I don't know if it's just because I cling to memories of Detroit before it started its decline... or perhaps it's because I spent 6 years working in the Penobscot Building when many from the suburbs wouldn't cross 8 Mile. A recent blog piece at Urbanophile, The Other Side of Detroit, was a breath of fresh air. There are still some wonderful neighborhoods within the city of Detroit - Palmer Woods and Indian Village, for example. General Motors put a lot of money into riverfront development when they moved their headquarters into the Renaissance Center and the developers did a lovely job with the Riverwalk there. I still have some hard feelings over the eminent domain takeover and destruction of The Soup Kitchen but you can't have everything.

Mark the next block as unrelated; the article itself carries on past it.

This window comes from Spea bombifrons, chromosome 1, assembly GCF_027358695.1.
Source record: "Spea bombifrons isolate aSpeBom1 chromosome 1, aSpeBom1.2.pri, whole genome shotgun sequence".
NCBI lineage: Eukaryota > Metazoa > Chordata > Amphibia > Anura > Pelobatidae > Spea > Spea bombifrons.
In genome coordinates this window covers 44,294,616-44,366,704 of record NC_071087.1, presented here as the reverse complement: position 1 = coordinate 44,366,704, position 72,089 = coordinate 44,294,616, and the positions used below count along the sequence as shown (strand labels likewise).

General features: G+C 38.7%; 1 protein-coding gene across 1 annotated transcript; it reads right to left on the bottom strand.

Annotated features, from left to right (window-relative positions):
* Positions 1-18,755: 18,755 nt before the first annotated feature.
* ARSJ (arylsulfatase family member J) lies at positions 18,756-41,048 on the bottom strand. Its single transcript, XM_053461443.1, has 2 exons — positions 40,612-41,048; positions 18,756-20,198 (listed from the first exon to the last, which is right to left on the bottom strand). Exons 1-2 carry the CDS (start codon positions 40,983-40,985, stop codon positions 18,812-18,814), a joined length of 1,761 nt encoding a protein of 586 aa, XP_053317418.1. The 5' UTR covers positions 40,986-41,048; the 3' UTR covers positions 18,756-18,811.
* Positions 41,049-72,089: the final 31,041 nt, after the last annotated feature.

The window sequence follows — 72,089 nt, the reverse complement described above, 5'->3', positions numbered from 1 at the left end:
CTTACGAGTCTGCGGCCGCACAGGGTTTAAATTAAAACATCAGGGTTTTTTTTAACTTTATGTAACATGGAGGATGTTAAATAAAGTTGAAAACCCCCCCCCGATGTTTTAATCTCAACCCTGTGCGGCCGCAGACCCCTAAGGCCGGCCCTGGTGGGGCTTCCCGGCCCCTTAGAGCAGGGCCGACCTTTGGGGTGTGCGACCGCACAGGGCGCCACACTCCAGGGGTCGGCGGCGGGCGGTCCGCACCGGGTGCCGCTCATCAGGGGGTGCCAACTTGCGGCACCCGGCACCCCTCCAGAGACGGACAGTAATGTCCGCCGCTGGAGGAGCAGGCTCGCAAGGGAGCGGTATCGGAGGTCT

While I love the Santa Fe Farmers Market on a Saturday morning, I occasionally long for a a trip to Eastern Market for breakfast at Vivio's and a foray into R Hirt's for snobby snacks. The flavor of the immigrant population in metro Detroit, though more pocketed than some places, also means great restaurants and groceries, as well as vibrant and varied culture.
Sure, there are still abandoned buildings in the city and unemployment is high. Then again, we're in a nationwide recession. We've been in recessions before and Detroit was hit hard before. It's also bounced back and grown as community. Please, let's not relegate it to the status of ruins just yet.
Read Aaron Renn's piece at www.urbanophile.com